Yes, it is true: Black conservatives get blasted from all sides. It’s a hard knock life. However, this is the least of Herman Cain’s problems.
Let’s be honest: for the most part, Black conservatives catch hell in politics, social life and media, especially from the larger Black community. Current GOP front-runner Herman Cain has been a previous victim of this, surely based on the onslaught of name-calling within the blogosphere that he has endured since his entry into the GOP presidential nomination race. And yes: this accepted denigration of valued Black contributors based on political affiliation is nothing new, particularly over the past several years.
From Dave Chappelle’s racial draft (where two of America’s top geopolitical minds were “given away by Blacks” because of their Republican status) to Michael Steele’s infamous Oreo cookie incident years before becoming RNC chair, the one-off treatment of Black conservatives has found a niche of acceptability within American mainstream thought.
And, while we’re at it, let’s be honest about this as well: there is a clear double standard between how Black conservatives are treated in the media and how they are treated by Black America. It is visible compared to most notable Black liberals. For every one time that you hear the dreaded term attached to Rev. Al Sharpton or Rev. Jesse Jackson, Sr. (a word which, by the way, would always result in me hanging up on callers to my radio show), there are at least 10 times as many incidents where Black conservatives have to prove their Blackness (and/or moral fiber) to America. The burden of proof regarding motives, the need to explain policies and positions, and the requirement of solidity with working class Americans (and the Black America collective) falls on Black conservatives in an unparalleled way. Black conservatives are thought to be a lost cause that cannot relate to Black America or, worse still, contravenes the best interests of Black people, even in the best of times. During a controversy, Black Republicans are guilty before being proven of anything other than being Black and part of a political minority.
Therefore, it is pretty easy for Ann Coulter and others to pile on in saying that Herman Cain is under attack in a high-tech lynching because, frankly, the precedent established in America over the past 20 years shows that it is likely. Just the same, it is easy for folks to pile on or rail against the defense of Herman Cain and other Black conservatives () because, frankly, precedent calls for that as well.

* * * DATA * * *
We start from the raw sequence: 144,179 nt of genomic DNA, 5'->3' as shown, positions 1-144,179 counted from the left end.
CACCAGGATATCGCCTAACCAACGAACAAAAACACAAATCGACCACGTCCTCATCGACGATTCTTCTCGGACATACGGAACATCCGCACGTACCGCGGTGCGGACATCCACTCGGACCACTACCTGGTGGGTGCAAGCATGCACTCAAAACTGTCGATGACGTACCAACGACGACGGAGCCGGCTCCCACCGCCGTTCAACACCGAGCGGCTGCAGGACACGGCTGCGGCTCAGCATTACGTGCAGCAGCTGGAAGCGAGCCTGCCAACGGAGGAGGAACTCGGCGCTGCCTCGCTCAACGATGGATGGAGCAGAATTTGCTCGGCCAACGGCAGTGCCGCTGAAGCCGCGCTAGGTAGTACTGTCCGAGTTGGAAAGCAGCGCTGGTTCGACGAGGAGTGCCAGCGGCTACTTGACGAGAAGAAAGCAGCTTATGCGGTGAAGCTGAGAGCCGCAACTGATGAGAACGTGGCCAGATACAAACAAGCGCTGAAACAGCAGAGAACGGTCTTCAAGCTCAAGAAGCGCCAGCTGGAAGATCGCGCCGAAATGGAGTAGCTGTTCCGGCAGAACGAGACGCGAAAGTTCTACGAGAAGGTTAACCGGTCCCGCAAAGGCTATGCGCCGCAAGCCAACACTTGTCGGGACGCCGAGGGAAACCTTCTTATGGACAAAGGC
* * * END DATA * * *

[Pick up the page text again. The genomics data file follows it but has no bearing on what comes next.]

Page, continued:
Never mind that Cain’s fundraising numbers have spiked since the allegations hit the news because, frankly, when the conservative grassroots feel under attack by the mainstream media, they are going to support their candidate in force. That applies more so after a few years of media attention concerning alleged incidents over the 2010 health care bill and isolated cases of racism at Tea Party events being billed as staples of their movement – rather than the fringes of it. It happens with Congressman Allen West. It is now happening with Cain.
Precedents aside, though: the attention around Cain and his responses to the allegations is not about Black conservatism or double standards. It is about his increasingly-disturbing trend of double talk.
Although politics and sex will always elicit attention (especially when it involves the highest levels of government, this media blitz is more of a crescendo effect that has built up over the course of the Cain campaign. Verbal missteps by Mr. Cain and his campaign have led voters to weed through his explanations after double-talking on Muslims. Potential voters have watched Mr. Cain double-talk on important issues such as negotiating with terrorists, only to up the ante with contradictions (and confusing potential followers) with his stance on abortion. Now, the man at the top of most GOP primary polls finds himself caught in a web of indistinctness as this sexual harassment scandal continues to threaten his campaign. Many are taking this as a pattern of deception instead of a mode of ineffective campaigning and community, even if deceit is not his intent.
Previous incidents of having to clear up his positions after apparent contradictions should have provided plenty of opportunities for this campaign to prepare for any “October surprises” that might spring up along the way to Tampa. Instead, they’ve been more focused on the attention gained from unusual campaign ads that were meant to be trailblazing, only to – once again – double-talk when confronted with contradictions and conflict. Now, the Cain campaign has to hope that this negative tide washes away – and very quickly. Tragically, the controversy has grown because Mr. Cain has ignored a simple axiom that applies for presidential candidates and Black conservatives equally so: in an era of double standards and double looks from the media and others, one must double their efforts to get it right.
Lenny McAllister is a political commentator found Saturdays with host TJ Holmes and fellow pundit Maria Cardona on “CNN Saturday Morning” at 10:30 AM Eastern (9:30 Central / 7:30 AM Pacific.)